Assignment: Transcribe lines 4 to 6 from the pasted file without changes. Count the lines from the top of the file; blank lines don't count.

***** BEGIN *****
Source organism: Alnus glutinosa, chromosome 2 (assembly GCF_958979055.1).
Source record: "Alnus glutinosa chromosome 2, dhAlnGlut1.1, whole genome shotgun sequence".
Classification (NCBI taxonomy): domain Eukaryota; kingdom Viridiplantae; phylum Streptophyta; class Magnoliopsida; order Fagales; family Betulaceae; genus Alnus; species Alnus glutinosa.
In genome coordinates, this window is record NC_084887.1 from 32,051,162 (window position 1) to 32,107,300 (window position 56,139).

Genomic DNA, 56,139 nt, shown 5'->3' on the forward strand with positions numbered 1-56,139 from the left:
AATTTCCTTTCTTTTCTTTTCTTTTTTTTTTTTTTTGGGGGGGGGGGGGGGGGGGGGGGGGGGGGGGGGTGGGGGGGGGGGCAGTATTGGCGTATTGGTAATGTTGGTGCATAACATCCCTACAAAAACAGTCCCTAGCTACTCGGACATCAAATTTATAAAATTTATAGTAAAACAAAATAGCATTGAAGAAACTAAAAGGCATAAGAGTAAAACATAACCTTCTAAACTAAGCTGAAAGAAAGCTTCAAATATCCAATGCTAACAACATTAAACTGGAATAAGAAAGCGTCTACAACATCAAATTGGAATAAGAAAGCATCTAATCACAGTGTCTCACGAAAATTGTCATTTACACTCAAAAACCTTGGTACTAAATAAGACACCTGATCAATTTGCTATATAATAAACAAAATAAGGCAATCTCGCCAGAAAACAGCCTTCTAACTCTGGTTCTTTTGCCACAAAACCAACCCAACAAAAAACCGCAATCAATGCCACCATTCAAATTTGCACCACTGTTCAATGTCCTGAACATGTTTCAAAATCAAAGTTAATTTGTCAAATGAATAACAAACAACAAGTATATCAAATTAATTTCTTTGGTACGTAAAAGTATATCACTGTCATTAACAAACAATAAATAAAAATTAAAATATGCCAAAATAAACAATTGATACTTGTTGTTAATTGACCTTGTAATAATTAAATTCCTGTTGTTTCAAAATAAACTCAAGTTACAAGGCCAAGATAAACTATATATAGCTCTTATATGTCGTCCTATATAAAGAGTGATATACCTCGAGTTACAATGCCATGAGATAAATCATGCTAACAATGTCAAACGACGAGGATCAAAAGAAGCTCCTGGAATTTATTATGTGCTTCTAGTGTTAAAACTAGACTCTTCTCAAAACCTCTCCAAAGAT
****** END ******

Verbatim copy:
In genome coordinates, this window is record NC_084887.1 from 32,051,162 (window position 1) to 32,107,300 (window position 56,139).

Genomic DNA, 56,139 nt, shown 5'->3' on the forward strand with positions numbered 1-56,139 from the left:
AATTTCCTTTCTTTTCTTTTCTTTTTTTTTTTTTTTGGGGGGGGGGGGGGGGGGGGGGGGGGGGGGGGGTGGGGGGGGGGGCAGTATTGGCGTATTGGTAATGTTGGTGCATAACATCCCTACAAAAACAGTCCCTAGCTACTCGGACATCAAATTTATAAAATTTATAGTAAAACAAAATAGCATTGAAGAAACTAAAAGGCATAAGAGTAAAACATAACCTTCTAAACTAAGCTGAAAGAAAGCTTCAAATATCCAATGCTAACAACATTAAACTGGAATAAGAAAGCGTCTACAACATCAAATTGGAATAAGAAAGCATCTAATCACAGTGTCTCACGAAAATTGTCATTTACACTCAAAAACCTTGGTACTAAATAAGACACCTGATCAATTTGCTATATAATAAACAAAATAAGGCAATCTCGCCAGAAAACAGCCTTCTAACTCTGGTTCTTTTGCCACAAAACCAACCCAACAAAAAACCGCAATCAATGCCACCATTCAAATTTGCACCACTGTTCAATGTCCTGAACATGTTTCAAAATCAAAGTTAATTTGTCAAATGAATAACAAACAACAAGTATATCAAATTAATTTCTTTGGTACGTAAAAGTATATCACTGTCATTAACAAACAATAAATAAAAATTAAAATATGCCAAAATAAACAATTGATACTTGTTGTTAATTGACCTTGTAATAATTAAATTCCTGTTGTTTCAAAATAAACTCAAGTTACAAGGCCAAGATAAACTATATATAGCTCTTATATGTCGTCCTATATAAAGAGTGATATACCTCGAGTTACAATGCCATGAGATAAATCATGCTAACAATGTCAAACGACGAGGATCAAAAGAAGCTCCTGGAATTTATTATGTGCTTCTAGTGTTAAAACTAGACTCTTCTCAAAACCTCTCCAAAGAT